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    1. Thanks Bryan and it does feel like work at times !

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  4. Damn neat, yep I agree with your working, good stuff.

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    1. Thanks Irqan, I like quick and dirty.

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  5. I imagine that cutting the brick pattern was quite time-consuming? Still, it'll look good :-) .

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    1. I probably spend as much time measuring as doing the bricks
      I'd avoid the whole thing if I could.

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    1. Thanks LW, it just shows I wargame on a shoestring !

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  7. Great tutorial. I wish I had your knack for making terrain.

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    1. Thanks Brummie, you do have the knack, you just don't know it yet.

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    1. Thanks David, how helpful it'll be to most people id probably debatable.

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  9. They certainly look the part, great recycling Sir.

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    1. Thanks Michael and nicely put - recycling indeed !

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  10. I can imagine the time spent making the "bricks". I appreciate the patience you must have. I think I would struggle to do so well and just buy some embossed plasticard. Nice work Jo I look forward to see the next step.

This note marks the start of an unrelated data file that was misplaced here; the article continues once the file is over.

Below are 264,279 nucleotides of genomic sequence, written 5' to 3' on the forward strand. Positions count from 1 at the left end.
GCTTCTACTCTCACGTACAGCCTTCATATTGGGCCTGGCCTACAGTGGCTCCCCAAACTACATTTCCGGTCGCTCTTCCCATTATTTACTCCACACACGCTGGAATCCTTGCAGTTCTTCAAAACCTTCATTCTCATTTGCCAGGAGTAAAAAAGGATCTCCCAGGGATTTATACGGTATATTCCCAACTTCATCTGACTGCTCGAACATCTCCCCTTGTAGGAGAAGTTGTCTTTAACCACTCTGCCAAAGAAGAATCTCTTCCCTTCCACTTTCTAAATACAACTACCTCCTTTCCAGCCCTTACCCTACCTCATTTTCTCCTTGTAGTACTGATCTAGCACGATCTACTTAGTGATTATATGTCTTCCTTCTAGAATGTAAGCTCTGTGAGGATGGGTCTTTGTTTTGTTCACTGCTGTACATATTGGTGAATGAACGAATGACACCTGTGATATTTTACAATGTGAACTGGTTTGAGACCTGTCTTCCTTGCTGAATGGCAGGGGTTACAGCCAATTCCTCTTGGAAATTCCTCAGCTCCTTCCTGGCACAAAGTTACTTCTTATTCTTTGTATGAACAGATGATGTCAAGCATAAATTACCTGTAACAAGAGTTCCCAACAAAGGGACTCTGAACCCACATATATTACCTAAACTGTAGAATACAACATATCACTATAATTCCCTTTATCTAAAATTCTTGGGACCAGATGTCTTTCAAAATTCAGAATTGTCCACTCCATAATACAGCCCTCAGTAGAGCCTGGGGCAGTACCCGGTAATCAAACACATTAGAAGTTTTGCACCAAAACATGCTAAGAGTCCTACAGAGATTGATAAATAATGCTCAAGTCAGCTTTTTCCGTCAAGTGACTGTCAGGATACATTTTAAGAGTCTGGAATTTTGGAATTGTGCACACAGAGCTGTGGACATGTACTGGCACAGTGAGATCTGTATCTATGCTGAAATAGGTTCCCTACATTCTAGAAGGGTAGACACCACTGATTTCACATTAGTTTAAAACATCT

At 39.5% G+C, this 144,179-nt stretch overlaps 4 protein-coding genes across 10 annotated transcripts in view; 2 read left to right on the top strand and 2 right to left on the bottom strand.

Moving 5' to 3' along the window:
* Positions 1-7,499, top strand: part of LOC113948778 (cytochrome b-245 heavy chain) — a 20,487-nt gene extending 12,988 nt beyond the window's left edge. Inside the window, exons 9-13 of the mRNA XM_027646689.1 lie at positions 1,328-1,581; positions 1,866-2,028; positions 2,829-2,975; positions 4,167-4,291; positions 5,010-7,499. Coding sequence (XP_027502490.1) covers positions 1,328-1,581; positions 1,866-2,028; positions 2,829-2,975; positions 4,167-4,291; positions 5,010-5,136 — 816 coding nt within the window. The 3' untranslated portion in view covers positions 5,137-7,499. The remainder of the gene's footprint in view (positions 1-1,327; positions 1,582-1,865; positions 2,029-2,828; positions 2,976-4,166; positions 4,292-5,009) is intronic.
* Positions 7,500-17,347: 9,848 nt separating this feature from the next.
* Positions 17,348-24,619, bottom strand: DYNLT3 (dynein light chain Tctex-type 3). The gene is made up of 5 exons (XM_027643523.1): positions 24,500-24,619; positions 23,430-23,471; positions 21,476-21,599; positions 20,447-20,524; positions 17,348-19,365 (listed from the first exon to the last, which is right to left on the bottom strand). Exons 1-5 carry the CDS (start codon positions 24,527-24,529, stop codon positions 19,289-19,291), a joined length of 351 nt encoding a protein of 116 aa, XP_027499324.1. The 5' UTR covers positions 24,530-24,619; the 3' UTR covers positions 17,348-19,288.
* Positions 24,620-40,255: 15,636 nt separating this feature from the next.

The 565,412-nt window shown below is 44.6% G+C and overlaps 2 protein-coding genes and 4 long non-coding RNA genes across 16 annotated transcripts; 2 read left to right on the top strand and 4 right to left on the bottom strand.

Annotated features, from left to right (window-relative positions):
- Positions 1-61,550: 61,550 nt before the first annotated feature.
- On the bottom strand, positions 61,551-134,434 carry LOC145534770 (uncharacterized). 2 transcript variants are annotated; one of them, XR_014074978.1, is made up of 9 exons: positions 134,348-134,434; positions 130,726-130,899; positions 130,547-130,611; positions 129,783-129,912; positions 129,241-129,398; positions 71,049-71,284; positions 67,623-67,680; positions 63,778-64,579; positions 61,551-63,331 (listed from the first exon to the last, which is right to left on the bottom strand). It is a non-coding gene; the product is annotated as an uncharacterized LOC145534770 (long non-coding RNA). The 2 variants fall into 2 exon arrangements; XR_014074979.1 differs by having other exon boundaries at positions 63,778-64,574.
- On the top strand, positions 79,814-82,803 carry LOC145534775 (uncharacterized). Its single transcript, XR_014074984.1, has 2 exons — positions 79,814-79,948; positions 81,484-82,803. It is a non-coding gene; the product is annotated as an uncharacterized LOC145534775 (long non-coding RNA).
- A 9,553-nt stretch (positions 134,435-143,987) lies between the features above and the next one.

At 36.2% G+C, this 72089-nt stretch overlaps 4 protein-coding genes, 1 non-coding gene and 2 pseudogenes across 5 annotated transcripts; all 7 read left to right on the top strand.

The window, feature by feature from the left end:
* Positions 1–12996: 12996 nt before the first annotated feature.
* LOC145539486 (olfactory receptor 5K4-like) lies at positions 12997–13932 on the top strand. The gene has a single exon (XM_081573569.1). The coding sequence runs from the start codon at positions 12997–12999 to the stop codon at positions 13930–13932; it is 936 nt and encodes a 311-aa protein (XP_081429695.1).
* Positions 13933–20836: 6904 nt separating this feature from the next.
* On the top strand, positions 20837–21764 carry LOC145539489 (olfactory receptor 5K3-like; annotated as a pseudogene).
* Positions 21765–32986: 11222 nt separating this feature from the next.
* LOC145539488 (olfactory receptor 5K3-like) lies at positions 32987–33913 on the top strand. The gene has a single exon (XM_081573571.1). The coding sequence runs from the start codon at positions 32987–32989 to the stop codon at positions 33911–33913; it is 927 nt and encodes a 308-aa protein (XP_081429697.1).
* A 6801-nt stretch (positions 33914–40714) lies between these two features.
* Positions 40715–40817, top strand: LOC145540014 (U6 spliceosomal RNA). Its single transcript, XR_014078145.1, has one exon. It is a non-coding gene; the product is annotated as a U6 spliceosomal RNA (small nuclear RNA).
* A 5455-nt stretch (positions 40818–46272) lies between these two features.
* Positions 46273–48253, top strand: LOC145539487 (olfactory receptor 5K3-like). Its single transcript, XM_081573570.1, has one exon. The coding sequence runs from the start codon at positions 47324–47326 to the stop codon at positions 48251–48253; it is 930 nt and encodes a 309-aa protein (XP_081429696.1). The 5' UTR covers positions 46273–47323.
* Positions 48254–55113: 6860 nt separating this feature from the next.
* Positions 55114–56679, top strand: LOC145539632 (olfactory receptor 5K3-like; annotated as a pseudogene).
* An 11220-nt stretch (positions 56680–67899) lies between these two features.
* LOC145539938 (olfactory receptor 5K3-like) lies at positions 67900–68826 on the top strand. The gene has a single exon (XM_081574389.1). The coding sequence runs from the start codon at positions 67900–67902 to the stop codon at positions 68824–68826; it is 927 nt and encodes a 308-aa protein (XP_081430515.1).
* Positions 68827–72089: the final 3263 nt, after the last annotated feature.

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    1. Thanks Clint, but embossed plasticard is obviously the way to go, but at least this gives me something to do. Cutting the verticals for the bricks was quite theraputic, not unlike knitting I guess and didn't take more than a hour.

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  11. Brick are always tedious, but those look great. Have you thought about peeling off the card layer? It exposes the soft foam core, and that you can score mortar lines in with a pencil. Downside is its soft, so it needs sealing. I also made a "brick tool" by rectangling a brass tube. When you press it in to something it embosses a brick shape. By doing a few bricks here and a few there, it gives the illusion of a brick wall without all the work.

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    1. Hi PS, yep brick can be tedious. I have actually peeled off the card in previous attempts but as you say the after prodcut needs sealing and I also found that the resultant bricks seemed huge and my current brick efforts are big enough. I have actually used the peeld off method for the next part of this build though. In my early scratchbuilds I used the "random bricks here and there" on several models (using very thin card), but was never satisfied with the overall result.

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  12. These look great and re: the scale front, that's what matters for gaming terrain, if it looks right, it works!

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    1. Thanks ZA; I'm with you on the scale front matter too, besides I can't do smaller.